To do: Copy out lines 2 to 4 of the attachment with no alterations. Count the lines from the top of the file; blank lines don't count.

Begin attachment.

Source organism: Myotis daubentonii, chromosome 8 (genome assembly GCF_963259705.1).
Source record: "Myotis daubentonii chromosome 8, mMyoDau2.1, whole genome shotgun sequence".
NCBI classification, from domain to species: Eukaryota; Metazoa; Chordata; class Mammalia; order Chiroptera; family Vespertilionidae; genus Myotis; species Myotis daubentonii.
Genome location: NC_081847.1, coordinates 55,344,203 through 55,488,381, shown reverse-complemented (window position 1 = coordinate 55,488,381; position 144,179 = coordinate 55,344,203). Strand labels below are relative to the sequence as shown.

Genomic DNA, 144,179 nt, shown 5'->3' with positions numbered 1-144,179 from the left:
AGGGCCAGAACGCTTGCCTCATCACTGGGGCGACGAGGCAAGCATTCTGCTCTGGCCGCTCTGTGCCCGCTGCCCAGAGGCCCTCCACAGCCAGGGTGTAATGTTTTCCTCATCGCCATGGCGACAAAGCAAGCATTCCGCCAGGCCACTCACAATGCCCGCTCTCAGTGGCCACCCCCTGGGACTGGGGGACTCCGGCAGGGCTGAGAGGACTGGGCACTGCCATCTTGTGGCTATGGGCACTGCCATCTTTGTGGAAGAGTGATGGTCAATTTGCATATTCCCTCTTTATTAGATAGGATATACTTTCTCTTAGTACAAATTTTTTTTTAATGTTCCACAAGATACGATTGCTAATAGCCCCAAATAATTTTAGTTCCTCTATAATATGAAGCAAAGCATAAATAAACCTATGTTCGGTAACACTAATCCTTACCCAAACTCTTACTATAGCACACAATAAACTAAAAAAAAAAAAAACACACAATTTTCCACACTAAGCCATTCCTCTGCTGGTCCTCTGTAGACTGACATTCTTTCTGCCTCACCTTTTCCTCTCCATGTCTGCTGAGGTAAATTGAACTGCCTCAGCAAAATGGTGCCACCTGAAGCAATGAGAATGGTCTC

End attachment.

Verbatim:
Source record: "Myotis daubentonii chromosome 8, mMyoDau2.1, whole genome shotgun sequence".
NCBI classification, from domain to species: Eukaryota; Metazoa; Chordata; class Mammalia; order Chiroptera; family Vespertilionidae; genus Myotis; species Myotis daubentonii.
Genome location: NC_081847.1, coordinates 55,344,203 through 55,488,381, shown reverse-complemented (window position 1 = coordinate 55,488,381; position 144,179 = coordinate 55,344,203). Strand labels below are relative to the sequence as shown.